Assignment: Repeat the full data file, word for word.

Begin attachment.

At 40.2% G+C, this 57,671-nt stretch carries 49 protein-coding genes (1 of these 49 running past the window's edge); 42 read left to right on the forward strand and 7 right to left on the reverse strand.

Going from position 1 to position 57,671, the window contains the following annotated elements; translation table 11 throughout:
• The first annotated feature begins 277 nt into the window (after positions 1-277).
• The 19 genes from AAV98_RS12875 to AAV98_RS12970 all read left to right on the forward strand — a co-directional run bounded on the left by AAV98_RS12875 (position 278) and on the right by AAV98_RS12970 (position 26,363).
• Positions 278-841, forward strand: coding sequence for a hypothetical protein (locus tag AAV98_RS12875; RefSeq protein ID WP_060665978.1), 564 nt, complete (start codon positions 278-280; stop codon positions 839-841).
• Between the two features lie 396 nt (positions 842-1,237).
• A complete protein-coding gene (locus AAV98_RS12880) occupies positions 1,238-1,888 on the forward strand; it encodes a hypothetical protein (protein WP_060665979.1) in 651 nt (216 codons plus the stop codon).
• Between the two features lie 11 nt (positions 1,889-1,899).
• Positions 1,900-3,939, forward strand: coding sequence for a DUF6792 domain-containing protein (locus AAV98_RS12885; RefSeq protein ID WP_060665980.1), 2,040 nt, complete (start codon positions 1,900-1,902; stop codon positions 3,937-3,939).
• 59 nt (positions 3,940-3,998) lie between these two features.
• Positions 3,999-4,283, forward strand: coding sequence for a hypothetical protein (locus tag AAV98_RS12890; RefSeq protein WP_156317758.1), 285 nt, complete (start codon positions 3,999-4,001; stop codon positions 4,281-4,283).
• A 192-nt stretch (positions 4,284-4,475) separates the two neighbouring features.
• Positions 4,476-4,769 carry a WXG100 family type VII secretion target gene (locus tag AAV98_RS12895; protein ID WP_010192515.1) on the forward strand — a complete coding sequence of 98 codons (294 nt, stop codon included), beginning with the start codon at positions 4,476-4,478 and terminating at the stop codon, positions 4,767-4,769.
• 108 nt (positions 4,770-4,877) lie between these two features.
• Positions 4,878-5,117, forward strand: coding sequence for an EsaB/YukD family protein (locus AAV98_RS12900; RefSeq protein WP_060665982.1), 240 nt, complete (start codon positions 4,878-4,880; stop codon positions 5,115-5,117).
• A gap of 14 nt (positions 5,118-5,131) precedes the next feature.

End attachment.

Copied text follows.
At 40.2% G+C, this 57,671-nt stretch carries 49 protein-coding genes (1 of these 49 running past the window's edge); 42 read left to right on the forward strand and 7 right to left on the reverse strand.

Going from position 1 to position 57,671, the window contains the following annotated elements; translation table 11 throughout:
• The first annotated feature begins 277 nt into the window (after positions 1-277).
• The 19 genes from AAV98_RS12875 to AAV98_RS12970 all read left to right on the forward strand — a co-directional run bounded on the left by AAV98_RS12875 (position 278) and on the right by AAV98_RS12970 (position 26,363).
• Positions 278-841, forward strand: coding sequence for a hypothetical protein (locus tag AAV98_RS12875; RefSeq protein ID WP_060665978.1), 564 nt, complete (start codon positions 278-280; stop codon positions 839-841).
• Between the two features lie 396 nt (positions 842-1,237).
• A complete protein-coding gene (locus AAV98_RS12880) occupies positions 1,238-1,888 on the forward strand; it encodes a hypothetical protein (protein WP_060665979.1) in 651 nt (216 codons plus the stop codon).
• Between the two features lie 11 nt (positions 1,889-1,899).
• Positions 1,900-3,939, forward strand: coding sequence for a DUF6792 domain-containing protein (locus AAV98_RS12885; RefSeq protein ID WP_060665980.1), 2,040 nt, complete (start codon positions 1,900-1,902; stop codon positions 3,937-3,939).
• 59 nt (positions 3,940-3,998) lie between these two features.
• Positions 3,999-4,283, forward strand: coding sequence for a hypothetical protein (locus tag AAV98_RS12890; RefSeq protein WP_156317758.1), 285 nt, complete (start codon positions 3,999-4,001; stop codon positions 4,281-4,283).
• A 192-nt stretch (positions 4,284-4,475) separates the two neighbouring features.
• Positions 4,476-4,769 carry a WXG100 family type VII secretion target gene (locus tag AAV98_RS12895; protein ID WP_010192515.1) on the forward strand — a complete coding sequence of 98 codons (294 nt, stop codon included), beginning with the start codon at positions 4,476-4,478 and terminating at the stop codon, positions 4,767-4,769.
• 108 nt (positions 4,770-4,877) lie between these two features.
• Positions 4,878-5,117, forward strand: coding sequence for an EsaB/YukD family protein (locus AAV98_RS12900; RefSeq protein WP_060665982.1), 240 nt, complete (start codon positions 4,878-4,880; stop codon positions 5,115-5,117).
• A gap of 14 nt (positions 5,118-5,131) precedes the next feature.